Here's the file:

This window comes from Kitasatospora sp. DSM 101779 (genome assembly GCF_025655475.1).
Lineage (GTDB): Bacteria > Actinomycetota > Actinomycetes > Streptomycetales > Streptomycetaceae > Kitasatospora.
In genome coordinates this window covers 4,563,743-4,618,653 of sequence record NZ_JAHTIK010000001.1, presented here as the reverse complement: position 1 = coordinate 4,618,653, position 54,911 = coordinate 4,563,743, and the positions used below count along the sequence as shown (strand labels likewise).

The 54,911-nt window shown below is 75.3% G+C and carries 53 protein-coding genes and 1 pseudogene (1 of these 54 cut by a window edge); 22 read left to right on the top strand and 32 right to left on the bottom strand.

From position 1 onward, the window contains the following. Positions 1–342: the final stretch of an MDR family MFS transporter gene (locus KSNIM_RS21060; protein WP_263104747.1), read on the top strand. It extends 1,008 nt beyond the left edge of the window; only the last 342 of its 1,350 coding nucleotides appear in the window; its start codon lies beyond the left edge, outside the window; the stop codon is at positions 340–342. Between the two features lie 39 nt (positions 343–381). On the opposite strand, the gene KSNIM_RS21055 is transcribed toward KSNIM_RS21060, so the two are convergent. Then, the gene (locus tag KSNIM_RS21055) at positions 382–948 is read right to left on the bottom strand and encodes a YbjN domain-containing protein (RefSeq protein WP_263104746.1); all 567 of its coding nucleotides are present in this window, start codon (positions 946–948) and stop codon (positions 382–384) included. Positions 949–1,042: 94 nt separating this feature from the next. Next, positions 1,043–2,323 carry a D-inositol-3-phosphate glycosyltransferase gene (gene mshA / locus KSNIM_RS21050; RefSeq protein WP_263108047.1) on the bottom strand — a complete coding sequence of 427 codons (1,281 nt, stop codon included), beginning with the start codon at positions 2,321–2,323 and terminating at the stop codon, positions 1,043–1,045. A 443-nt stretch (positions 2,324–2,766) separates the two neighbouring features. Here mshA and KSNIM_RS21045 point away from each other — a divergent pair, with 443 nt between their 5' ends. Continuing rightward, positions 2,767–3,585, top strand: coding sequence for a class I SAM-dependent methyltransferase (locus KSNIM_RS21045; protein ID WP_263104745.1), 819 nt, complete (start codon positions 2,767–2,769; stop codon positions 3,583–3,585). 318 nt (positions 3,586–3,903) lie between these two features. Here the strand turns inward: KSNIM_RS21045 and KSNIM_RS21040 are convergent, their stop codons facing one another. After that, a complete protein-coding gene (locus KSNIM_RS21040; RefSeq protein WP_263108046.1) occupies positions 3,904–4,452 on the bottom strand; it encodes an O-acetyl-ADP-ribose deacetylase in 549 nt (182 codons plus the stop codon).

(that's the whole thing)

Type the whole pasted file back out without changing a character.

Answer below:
This window comes from Kitasatospora sp. DSM 101779 (genome assembly GCF_025655475.1).
Lineage (GTDB): Bacteria > Actinomycetota > Actinomycetes > Streptomycetales > Streptomycetaceae > Kitasatospora.
In genome coordinates this window covers 4,563,743-4,618,653 of sequence record NZ_JAHTIK010000001.1, presented here as the reverse complement: position 1 = coordinate 4,618,653, position 54,911 = coordinate 4,563,743, and the positions used below count along the sequence as shown (strand labels likewise).

The 54,911-nt window shown below is 75.3% G+C and carries 53 protein-coding genes and 1 pseudogene (1 of these 54 cut by a window edge); 22 read left to right on the top strand and 32 right to left on the bottom strand.

From position 1 onward, the window contains the following. Positions 1–342: the final stretch of an MDR family MFS transporter gene (locus KSNIM_RS21060; protein WP_263104747.1), read on the top strand. It extends 1,008 nt beyond the left edge of the window; only the last 342 of its 1,350 coding nucleotides appear in the window; its start codon lies beyond the left edge, outside the window; the stop codon is at positions 340–342. Between the two features lie 39 nt (positions 343–381). On the opposite strand, the gene KSNIM_RS21055 is transcribed toward KSNIM_RS21060, so the two are convergent. Then, the gene (locus tag KSNIM_RS21055) at positions 382–948 is read right to left on the bottom strand and encodes a YbjN domain-containing protein (RefSeq protein WP_263104746.1); all 567 of its coding nucleotides are present in this window, start codon (positions 946–948) and stop codon (positions 382–384) included. Positions 949–1,042: 94 nt separating this feature from the next. Next, positions 1,043–2,323 carry a D-inositol-3-phosphate glycosyltransferase gene (gene mshA / locus KSNIM_RS21050; RefSeq protein WP_263108047.1) on the bottom strand — a complete coding sequence of 427 codons (1,281 nt, stop codon included), beginning with the start codon at positions 2,321–2,323 and terminating at the stop codon, positions 1,043–1,045. A 443-nt stretch (positions 2,324–2,766) separates the two neighbouring features. Here mshA and KSNIM_RS21045 point away from each other — a divergent pair, with 443 nt between their 5' ends. Continuing rightward, positions 2,767–3,585, top strand: coding sequence for a class I SAM-dependent methyltransferase (locus KSNIM_RS21045; protein ID WP_263104745.1), 819 nt, complete (start codon positions 2,767–2,769; stop codon positions 3,583–3,585). 318 nt (positions 3,586–3,903) lie between these two features. Here the strand turns inward: KSNIM_RS21045 and KSNIM_RS21040 are convergent, their stop codons facing one another. After that, a complete protein-coding gene (locus KSNIM_RS21040; RefSeq protein WP_263108046.1) occupies positions 3,904–4,452 on the bottom strand; it encodes an O-acetyl-ADP-ribose deacetylase in 549 nt (182 codons plus the stop codon).